Exhibit 1: Outsourcing Diagnostic Tool
Lang offers this checklist to clients as a self-evaluation tool to help them determine whether to outsource a particular function. The client identifies the activity it is considering outsourcing and then rates it from 0 to10, to represent the degree to which it is core or noncore. A task that’s a core function of the operation gets a low number (meaning “don’t outsource”). A high number, corresponding to the degree to which it is noncore, indicates “do outsource.” A total higher than 70 indicates an activity the client probably could benefit from outsourcing. Items 1 through 8 pertain to operational issues; 8, 9, 10, 11 deal with staffing considerations; and 12, 13 and 14 address cost.

Here’s how it might be filled in by the CEO of a midsize education association, with an annual budget of $5 million and a staff of 16, who needs to determine whether to outsource accounting or replace a staff person who has just announced she’s leaving. The department also has an administrative assistant who has responsibilities besides accounting.

Name of business activity: “accounting functions.”

1. Core/noncore _____ (Accounting is not a core activity for the organization: 10 .)

2. Reduce service/increase service _____ (We’d have more time for serving our clientele: 10 .)

3. Less flexible/more flexible _____ (Arrangement might be more flexible, to vary with our seasonal needs: 8 .)

4. High risk/lower risk _____ (We don’t know how hiring an employee will work out. With outsourcing there’s less risk, and we can find the right skills quickly: 10 .)

5. Easy to maintain/difficult to maintain _____ (We’ve had luck with our accounting department in the past, but the future is uncertain: 5 .)

6. Difficult to outsource/easy to outsource _____ (It’s easy to find an outsource firm to provide the accounting services we need: 10 .)

7. Inability to grow/ability to grow _____ (If our organization grows, we can easily add services if we outsource: 8 .)

8. Inefficiencies/increased efficiency _____ (Efficiency could increase if specialists do the accounting and the administrative staff member takes on additional work: 8 .)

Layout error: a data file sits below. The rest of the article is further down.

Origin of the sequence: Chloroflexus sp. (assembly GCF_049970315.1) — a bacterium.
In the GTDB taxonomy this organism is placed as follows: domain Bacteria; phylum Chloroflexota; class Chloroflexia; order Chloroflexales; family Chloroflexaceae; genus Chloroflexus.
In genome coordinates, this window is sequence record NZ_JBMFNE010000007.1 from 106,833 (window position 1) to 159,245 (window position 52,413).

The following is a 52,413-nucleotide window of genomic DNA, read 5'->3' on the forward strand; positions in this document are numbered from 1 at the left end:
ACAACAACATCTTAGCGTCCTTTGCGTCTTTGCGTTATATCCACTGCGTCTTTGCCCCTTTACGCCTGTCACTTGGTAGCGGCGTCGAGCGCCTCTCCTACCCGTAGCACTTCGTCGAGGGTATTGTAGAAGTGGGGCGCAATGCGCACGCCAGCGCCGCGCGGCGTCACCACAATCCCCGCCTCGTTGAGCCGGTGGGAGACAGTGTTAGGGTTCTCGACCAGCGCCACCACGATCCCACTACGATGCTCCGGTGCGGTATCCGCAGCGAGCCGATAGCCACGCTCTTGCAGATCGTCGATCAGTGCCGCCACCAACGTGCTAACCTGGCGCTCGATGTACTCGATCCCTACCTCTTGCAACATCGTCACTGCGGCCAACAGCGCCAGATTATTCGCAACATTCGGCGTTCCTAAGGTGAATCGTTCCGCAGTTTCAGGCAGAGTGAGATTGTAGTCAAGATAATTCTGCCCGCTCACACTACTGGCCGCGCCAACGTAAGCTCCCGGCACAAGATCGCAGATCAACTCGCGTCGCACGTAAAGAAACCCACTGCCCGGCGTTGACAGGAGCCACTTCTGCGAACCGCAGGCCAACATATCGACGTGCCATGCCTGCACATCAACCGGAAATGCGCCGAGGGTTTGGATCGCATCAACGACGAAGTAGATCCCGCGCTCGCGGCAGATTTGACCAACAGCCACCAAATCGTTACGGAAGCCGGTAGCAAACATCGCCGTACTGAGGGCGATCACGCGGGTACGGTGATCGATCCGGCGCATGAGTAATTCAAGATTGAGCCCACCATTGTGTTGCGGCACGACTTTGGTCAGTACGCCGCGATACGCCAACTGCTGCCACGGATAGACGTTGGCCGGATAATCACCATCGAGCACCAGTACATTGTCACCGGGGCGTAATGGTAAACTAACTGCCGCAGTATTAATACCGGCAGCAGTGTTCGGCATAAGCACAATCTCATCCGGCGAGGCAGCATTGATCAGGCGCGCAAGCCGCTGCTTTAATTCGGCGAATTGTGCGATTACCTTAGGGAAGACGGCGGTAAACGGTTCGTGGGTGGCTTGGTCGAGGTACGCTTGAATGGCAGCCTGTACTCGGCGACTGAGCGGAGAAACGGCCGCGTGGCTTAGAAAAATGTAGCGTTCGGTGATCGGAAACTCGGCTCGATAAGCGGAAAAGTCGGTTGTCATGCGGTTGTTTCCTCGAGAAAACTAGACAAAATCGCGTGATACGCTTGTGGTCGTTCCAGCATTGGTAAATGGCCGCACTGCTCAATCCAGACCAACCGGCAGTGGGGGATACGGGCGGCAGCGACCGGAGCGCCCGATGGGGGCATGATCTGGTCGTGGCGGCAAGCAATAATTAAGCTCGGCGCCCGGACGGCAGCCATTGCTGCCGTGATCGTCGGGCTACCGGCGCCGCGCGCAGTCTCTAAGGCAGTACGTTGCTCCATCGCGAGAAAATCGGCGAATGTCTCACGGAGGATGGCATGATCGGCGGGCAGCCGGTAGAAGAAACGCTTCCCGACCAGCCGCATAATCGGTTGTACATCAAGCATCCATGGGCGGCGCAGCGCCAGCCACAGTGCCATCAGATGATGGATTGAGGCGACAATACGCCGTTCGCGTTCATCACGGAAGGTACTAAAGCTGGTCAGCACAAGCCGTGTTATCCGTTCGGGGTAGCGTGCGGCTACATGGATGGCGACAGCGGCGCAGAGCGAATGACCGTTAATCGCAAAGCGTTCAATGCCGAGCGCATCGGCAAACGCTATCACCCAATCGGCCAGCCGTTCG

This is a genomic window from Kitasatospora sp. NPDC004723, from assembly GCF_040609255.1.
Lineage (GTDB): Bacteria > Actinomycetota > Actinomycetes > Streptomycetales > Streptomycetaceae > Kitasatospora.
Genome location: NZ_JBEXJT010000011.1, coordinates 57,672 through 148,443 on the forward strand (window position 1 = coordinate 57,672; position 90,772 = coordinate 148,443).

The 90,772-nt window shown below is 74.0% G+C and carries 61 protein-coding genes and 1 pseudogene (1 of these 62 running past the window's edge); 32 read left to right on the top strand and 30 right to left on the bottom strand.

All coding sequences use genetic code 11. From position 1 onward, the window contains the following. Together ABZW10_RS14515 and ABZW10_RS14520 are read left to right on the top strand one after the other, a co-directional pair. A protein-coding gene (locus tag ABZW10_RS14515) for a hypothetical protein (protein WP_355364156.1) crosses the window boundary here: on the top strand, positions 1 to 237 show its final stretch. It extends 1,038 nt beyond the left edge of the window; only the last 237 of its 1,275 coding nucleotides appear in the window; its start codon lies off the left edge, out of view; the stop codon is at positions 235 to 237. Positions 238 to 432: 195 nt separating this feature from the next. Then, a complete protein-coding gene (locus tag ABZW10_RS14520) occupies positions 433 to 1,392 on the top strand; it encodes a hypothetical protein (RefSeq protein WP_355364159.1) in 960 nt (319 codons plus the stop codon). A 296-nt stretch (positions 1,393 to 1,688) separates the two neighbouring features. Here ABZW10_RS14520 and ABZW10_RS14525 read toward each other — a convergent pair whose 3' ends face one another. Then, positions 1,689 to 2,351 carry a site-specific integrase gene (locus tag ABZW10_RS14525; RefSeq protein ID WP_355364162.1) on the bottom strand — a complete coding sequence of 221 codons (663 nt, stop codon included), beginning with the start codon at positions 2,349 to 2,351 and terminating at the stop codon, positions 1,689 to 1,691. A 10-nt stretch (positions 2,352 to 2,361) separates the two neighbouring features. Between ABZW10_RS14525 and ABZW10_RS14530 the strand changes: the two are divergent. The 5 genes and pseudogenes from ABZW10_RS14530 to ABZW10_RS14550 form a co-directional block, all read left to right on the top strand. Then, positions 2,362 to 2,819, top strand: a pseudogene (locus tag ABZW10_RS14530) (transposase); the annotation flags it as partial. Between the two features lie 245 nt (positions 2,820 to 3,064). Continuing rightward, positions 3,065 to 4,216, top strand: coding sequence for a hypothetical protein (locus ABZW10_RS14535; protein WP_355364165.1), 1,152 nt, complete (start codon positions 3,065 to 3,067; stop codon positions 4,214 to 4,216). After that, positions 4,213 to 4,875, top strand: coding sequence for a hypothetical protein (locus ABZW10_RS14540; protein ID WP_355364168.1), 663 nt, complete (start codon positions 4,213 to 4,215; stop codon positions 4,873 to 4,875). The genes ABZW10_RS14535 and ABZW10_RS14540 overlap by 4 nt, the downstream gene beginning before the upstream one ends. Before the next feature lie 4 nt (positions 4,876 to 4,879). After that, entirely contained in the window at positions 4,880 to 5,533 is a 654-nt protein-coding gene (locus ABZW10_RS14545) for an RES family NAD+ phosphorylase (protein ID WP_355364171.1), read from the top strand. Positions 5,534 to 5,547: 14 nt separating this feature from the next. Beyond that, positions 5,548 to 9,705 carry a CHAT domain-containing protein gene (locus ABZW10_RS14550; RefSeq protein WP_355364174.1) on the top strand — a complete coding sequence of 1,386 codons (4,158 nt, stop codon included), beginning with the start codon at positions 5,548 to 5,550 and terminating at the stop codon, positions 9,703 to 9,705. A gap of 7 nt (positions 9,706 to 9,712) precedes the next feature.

9. Instability/stability _____ (Not much turnover: 5 .)

10. Stagnant ideas/new ideas _____ (The outsourcing firm is up to date on all the latest accounting information: 10 .)

11. Basic skills/cutting edge skills _____ (A candidate with new ideas and top skills probably will require too high a salary: 10 .)

12. Higher operating costs/lower operating costs _____ (Cost of outsourcing may be lower based on proposals received: 7 .)

13. Fixed costs/variable costs _____ (Our organization likes fixed costs, such as knowing the salary of the hire: 3 .)

14. Small capital requirements/large capital requirements _____ (Does not apply here.)

Results: 70 and below: Don’t outsource.
  71 to 100: Consider outsourcing.
  101 and above: Outsourcing is likely to be beneficial.

In the example above, the total is 104 . Outsourcing the organization’s accounting probably would work out well.

Source: Lang Group.


How to make the most of a negotiation

Negotiators are made, not born. In this sponsored report, we cover strategies and tactics to help you head into 2017 ready to take on business deals, salary discussions and more.


Will the Affordable Care Act be repealed?

The results of the 2016 presidential election are likely to have a big impact on federal tax policy in the coming years. Eddie Adkins, CPA, a partner in the Washington National Tax Office at Grant Thornton, discusses what parts of the ACA might survive the repeal of most of the law.


News quiz: Scam email plagues tax professionals—again

Even as the IRS reported on success in reducing tax return identity theft in the 2016 season, the Service also warned tax professionals about yet another email phishing scam. See how much you know about recent news with this short quiz.